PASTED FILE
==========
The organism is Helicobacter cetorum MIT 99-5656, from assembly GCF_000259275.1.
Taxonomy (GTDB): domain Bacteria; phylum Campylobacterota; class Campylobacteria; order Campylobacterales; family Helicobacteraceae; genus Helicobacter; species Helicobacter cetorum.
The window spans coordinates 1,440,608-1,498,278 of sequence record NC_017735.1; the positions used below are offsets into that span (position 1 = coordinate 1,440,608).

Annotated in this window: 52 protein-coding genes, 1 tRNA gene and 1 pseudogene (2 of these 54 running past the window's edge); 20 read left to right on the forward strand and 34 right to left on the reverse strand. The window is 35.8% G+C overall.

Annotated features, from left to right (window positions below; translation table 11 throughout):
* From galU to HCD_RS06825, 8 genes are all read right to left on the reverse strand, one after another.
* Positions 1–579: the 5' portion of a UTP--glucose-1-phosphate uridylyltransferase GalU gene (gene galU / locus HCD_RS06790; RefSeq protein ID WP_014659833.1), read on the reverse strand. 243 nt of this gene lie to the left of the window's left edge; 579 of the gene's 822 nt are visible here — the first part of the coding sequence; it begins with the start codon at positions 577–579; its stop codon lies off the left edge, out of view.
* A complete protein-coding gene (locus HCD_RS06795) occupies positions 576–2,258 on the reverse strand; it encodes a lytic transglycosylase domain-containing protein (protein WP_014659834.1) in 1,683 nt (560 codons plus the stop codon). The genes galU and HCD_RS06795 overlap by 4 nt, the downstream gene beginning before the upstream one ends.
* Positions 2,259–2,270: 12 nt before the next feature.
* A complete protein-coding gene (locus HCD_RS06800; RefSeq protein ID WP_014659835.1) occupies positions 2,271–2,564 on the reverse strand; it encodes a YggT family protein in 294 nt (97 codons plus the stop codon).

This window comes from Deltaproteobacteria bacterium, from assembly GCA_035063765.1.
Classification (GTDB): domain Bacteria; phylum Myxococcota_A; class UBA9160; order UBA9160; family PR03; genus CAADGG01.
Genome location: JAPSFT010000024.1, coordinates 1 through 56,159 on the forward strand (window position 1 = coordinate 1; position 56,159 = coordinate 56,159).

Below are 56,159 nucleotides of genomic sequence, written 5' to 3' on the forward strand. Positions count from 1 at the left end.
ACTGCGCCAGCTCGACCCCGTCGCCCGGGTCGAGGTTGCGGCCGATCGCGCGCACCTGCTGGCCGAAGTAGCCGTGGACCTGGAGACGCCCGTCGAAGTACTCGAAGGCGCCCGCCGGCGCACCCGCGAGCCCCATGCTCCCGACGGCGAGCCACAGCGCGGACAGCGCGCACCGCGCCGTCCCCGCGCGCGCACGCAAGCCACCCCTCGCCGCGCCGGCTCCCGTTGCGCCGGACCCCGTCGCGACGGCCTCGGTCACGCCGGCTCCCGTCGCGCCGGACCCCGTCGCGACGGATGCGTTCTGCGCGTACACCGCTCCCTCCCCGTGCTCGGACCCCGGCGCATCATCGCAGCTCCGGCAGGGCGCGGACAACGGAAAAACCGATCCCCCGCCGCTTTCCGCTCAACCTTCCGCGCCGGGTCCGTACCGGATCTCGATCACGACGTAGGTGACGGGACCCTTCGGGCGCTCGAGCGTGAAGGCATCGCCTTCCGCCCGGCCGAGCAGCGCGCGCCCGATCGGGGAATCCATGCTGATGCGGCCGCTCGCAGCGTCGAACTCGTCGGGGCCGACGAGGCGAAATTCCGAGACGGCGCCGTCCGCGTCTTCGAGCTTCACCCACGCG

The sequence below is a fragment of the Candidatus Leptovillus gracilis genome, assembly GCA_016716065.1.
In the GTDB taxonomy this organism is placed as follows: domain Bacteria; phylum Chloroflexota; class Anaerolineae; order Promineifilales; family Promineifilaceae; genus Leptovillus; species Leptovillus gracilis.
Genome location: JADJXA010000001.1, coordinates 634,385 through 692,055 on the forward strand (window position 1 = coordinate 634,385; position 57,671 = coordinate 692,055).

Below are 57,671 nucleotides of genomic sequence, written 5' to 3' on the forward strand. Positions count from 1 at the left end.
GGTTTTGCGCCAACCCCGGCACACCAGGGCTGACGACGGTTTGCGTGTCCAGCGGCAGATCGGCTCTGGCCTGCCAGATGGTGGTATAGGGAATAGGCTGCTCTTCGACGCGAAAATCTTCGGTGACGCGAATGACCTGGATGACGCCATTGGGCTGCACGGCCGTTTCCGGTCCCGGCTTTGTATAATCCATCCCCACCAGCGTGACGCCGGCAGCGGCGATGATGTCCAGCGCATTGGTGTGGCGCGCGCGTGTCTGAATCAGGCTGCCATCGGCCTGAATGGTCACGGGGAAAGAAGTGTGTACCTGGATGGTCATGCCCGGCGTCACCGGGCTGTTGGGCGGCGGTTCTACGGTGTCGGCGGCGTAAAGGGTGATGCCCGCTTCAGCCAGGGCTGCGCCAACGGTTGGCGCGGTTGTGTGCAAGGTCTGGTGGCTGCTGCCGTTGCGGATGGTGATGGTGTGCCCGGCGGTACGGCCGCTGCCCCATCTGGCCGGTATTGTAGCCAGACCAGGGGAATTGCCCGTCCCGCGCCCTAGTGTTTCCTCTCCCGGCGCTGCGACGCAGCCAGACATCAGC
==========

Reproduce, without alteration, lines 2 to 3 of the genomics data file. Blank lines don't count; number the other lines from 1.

Taxonomy (GTDB): domain Bacteria; phylum Campylobacterota; class Campylobacteria; order Campylobacterales; family Helicobacteraceae; genus Helicobacter; species Helicobacter cetorum.
The window spans coordinates 1,440,608-1,498,278 of sequence record NC_017735.1; the positions used below are offsets into that span (position 1 = coordinate 1,440,608).